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Air fryers: more than hot air?

Bench space, in an average kitchen, is precious. Especially once you add in staples such as your toaster, chopping block, utensils, and kettle. Which is one reason why new kitchen gadgets really need to be worth it.

Increasingly, Australian households think air fryers are.

Philips Domestic Appliances data shows Philips sold close to two million units between 2019-2021 (a “20% increase”, according to Philips). 

But should you make room for an air fryer in your kitchen?

The air fryer debate

Although air fryers are trending in a big way, there is debate about their value.

Critics say that an air fryer occupies considerable bench space; they highlight that you can’t cook a range of items simultaneously in an air fryer; some also say an air fryer is little more than a fan-forced oven. 

On the other hand, proponents of air fryers – the Facebook group Share Kmart Air Fryer Recipes Australia has almost half a million members – highlight that householders can quickly warm up their air fryers for faster food. You can roast items such as potatoes, broccoli, pumpkin, or nuts, and achieve a much better-quality outcome than you can in a microwave. The process is quicker and less intensive than what’s involved to get the same items roasted in an oven too. 

How air fryers work

Air fryers are built with a heating mechanism and fan that quickly circulates through the food you place in the air fryer basket. 

As with any kitchen appliance range, there’s variance in how sophisticated air fryers are.

As is often reported, air fryers don’t actually fry food. Frying is a cooking method that involves cooking foods in fat or oil. 

You can expect to use an air fryer to roast, bake, or even grill your favourite recipes.

Keep in mind that, commonly, an air fryer features a range of preset buttons that you can press to cook particular foods. Many air fryer users also bake, roast, and grill their favourite foods manually.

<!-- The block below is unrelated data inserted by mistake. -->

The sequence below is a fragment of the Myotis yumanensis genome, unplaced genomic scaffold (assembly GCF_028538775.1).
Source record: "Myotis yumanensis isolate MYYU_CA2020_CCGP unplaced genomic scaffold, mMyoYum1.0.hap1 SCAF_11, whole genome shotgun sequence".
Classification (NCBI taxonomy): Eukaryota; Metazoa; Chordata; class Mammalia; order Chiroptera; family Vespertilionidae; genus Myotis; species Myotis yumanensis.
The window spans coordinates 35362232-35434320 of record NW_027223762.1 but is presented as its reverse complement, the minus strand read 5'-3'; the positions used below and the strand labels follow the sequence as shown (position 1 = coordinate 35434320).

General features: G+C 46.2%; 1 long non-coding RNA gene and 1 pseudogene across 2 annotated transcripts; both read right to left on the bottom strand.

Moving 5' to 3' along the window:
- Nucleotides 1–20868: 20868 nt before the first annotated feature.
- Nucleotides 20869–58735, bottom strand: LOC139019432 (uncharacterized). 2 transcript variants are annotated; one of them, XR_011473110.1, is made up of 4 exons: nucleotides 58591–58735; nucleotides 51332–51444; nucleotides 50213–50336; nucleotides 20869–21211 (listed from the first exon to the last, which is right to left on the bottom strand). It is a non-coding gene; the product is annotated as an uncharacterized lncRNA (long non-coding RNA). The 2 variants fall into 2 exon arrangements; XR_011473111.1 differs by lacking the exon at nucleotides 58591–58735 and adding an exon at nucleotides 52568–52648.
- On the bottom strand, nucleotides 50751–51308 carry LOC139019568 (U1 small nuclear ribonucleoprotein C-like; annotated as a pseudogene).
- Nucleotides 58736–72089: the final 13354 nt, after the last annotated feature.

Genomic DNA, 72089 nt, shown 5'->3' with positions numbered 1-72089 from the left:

What makes an air fryer great? 

To assess how your air fryer is likely to work, take the following features into consideration: 

Overall size: The size of the air fryer and the size of your kitchen will influence how large your air fryer should be. If you plan to user your air fryer very frequently, you might keep it out on your bench permanently. Keep this in mind when deciding what’s an appropriate air fryer size.

Interior cooking compartment: Pay close attention to the size of your air fryer’s interior. If it’s too small, it limits what types of food you can cook.

Electronic features: There are a range of electronic features that you might want your air fryer to have. These include indicator lights to see if the power/heat is on, pre-programmed settings, automatic shut-off features, timers, and a notification bell when your food is cooked.

Viewing window: Many air fryers don’t have a viewing window. But if you value that element of sight when you cook, look for an air fryer that has that sight.

User-friendly air fryers

Air fryers are promoted as a convenient cooking alternative. In reality however, some are more convenient than others.

For the best user experience, it’s a good idea to do your research to determine how easy your air fryer is to assemble, store, operate, and clean. 

Be aware that some perform much better than others on all of these fronts. 

The best-performing air fryers will incur a greater cost overall, unsurprisingly. 

Therefore, ask yourself: what are my must-haves? What am I prepared to pay to ensure I have the air fryer experience I have in mind?